JOHANNESBURG (miningweekly.com) – There is no evidence of water supply concerns related to the current drought compromising mining operations in South Africa, the Department of Water and Sanitation (DWS) tells Mining Weekly.
However, project management and engineering consultancy Royal HaskoningDHV mining director Berte Simons said last month that the drought could become a bigger problem in areas where underground water reservoirs, mining operations and communities interacted, as this would “inevitably” lead to mines and their host communities competing for water.
The department does acknowledge, though, that mining might have an aggravating effect during the current drought on the quality of the water supplied in certain parts of the country, as historical mining activities governed under the previous National Water Act of 1956 have damaged certain water resources.
“Current mine water uses must be authorised in accordance with the National Water Act of 1998, as this authorisation aims to ensure water resource protection and equity in water access and use,” the DWS stresses.
However, the department notes that the mining industry “is a relatively small consumer”, as it uses only about 2.5% of the nation’s water resources, while other sectors, such as power generation, the manufacturing industry and agriculture, use 2%, 3% and 62.5% respectively.
The DWS further states that most mines have long recognised the need to use water prudently.
The DWS states that surface gold miner DRDGold has substantially reduced its reliance on clean water sources.
Its mining operations are located adjacent to Johannesburg on the central and eastern Witwatersrand of Gauteng, covering about 62 km from east to west and 25 km from north to south.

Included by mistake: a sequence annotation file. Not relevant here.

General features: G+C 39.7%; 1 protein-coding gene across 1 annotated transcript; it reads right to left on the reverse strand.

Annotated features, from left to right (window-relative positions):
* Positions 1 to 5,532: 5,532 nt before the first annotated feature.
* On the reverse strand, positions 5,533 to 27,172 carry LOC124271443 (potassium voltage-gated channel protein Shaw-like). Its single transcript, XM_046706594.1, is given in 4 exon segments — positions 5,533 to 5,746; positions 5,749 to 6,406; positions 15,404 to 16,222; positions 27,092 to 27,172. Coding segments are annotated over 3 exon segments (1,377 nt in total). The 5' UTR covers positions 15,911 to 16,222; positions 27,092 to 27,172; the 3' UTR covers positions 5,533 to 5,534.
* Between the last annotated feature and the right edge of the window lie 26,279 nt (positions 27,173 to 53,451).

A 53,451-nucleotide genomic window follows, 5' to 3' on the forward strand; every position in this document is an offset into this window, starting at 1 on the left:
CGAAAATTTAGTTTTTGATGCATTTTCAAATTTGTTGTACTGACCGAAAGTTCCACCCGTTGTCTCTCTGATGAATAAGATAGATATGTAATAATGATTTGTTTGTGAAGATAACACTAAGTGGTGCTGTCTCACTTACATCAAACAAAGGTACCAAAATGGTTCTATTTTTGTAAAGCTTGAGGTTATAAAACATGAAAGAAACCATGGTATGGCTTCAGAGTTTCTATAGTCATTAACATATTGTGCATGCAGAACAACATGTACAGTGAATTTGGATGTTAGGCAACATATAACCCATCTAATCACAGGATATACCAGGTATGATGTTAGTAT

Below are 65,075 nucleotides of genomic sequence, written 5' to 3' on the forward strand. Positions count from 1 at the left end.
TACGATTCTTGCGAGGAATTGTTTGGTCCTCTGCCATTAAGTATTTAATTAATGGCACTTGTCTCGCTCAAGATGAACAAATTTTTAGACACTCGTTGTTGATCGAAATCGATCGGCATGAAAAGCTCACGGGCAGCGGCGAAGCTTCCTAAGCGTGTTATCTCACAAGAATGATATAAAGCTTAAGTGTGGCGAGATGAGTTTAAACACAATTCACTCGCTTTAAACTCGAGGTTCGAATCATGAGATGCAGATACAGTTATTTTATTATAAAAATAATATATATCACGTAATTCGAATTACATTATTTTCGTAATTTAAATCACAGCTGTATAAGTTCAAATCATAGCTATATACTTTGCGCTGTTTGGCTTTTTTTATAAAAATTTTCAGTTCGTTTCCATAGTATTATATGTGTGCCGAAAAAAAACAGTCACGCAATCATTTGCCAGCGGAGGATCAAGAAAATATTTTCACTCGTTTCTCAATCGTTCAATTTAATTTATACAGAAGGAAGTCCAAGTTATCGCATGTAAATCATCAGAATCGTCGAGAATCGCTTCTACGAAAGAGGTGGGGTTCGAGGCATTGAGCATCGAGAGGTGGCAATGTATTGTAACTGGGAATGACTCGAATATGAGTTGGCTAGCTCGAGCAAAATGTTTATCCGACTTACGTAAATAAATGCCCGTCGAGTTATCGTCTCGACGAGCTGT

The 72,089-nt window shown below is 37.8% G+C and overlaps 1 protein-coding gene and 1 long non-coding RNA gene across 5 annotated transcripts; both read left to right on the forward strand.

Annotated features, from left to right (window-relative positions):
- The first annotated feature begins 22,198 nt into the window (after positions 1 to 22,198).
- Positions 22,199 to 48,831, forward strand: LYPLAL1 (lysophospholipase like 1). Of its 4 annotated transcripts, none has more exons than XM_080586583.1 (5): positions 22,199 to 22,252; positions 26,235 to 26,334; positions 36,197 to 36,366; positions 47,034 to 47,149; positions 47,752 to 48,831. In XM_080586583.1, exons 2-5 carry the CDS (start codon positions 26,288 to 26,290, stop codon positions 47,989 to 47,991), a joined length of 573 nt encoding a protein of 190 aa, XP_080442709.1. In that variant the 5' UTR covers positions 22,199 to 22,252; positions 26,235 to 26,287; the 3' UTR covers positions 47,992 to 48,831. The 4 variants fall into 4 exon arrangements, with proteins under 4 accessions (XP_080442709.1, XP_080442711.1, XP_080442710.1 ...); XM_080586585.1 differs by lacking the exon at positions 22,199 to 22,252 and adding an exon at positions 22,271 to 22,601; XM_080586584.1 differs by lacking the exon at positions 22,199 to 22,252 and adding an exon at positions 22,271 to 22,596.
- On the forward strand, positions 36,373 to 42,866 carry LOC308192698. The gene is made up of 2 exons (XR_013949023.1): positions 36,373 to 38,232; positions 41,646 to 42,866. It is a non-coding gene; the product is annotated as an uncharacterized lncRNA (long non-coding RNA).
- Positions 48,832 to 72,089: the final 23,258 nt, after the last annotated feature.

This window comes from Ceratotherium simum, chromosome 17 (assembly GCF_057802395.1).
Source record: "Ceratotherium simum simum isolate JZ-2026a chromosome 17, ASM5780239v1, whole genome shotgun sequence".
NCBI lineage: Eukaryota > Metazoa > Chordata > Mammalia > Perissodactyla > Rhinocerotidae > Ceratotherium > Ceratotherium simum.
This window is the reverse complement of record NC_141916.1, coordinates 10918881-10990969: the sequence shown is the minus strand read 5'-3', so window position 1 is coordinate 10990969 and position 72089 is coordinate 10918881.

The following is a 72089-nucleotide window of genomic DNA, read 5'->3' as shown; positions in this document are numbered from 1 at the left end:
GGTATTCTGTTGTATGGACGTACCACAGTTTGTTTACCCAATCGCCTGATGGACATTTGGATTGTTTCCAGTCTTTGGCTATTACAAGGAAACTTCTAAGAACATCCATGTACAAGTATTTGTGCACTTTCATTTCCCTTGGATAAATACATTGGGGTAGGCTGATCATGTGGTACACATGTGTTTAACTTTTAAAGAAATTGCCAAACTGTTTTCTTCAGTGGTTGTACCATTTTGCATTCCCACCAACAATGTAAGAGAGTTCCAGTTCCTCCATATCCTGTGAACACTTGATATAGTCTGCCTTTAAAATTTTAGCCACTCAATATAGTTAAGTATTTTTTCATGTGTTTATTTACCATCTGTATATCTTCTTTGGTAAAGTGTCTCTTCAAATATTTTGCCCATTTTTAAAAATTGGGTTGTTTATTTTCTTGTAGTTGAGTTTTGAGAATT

DRDGold has established infrastructure to use purified sewage effluent water in its processes, with additional projects using other grey water sources also being considered, the department highlights.
According to DRDGold, about 6 Mℓ of sewage is treated and delivered to the company’s closed water circuit at its new Rondebult water sewage plant.
DRDGold CEO Niël Pretorius says, to further reduce the company’s dependence on potable water resources, it is in ongoing discussions with local government to increase the use of treated sewage water.
Other gold miners in Gauteng – such as Sibanye Gold, which has mines in the Westonaria-Carletonville area, and Mintails, which operates in Krugersdorp – also rely on grey water sources.
“Sibanye Gold, which acquired the assets of the former Gold One and Rand Uranium mining operations in Randfontein, has assisted with the treatment of acid mine drainage, leading to an improvement in the water quality in the Tweelopiespruit downstream of the discharge point,” the DWS points out.
Natural resource and development solutions provider SRK Consulting South Africa partner and principal hydrologist Peter Shepherd says “a win-win situation” for mines and communities can be achieved when mines partner with local authorities’ waste-treatment plants. Mines can use the treated effluent water in their operations, allowing potable water to be used by communities.
He notes that the improved use of mine wastewater through reticulation systems is becoming standard for new mines, while older mines are slowly improving their reticulation in order to use recycled water.
Drought Warnings Ignored
SRK senior hydrologist Dr Hartley Bulcock argues that the current drought seems to have caught many people off guard, but that “it really should not have,” as there were early indications that this was bound to happen in the near future.
“Rainfall patterns are very cyclical and the data indicated that South Africa was entering a dry period.”
SRK hydrologist Lauren Bulcock remarks that a mining company is often very enthusiastic about ensuring responsible water use, but the implementation of these programmes is much more difficult, owing to financial and/ or capacity constraints.
Hence, she believes that it is important that mining consultancies work with mine managers to implement water management strategies to assist in improving operations.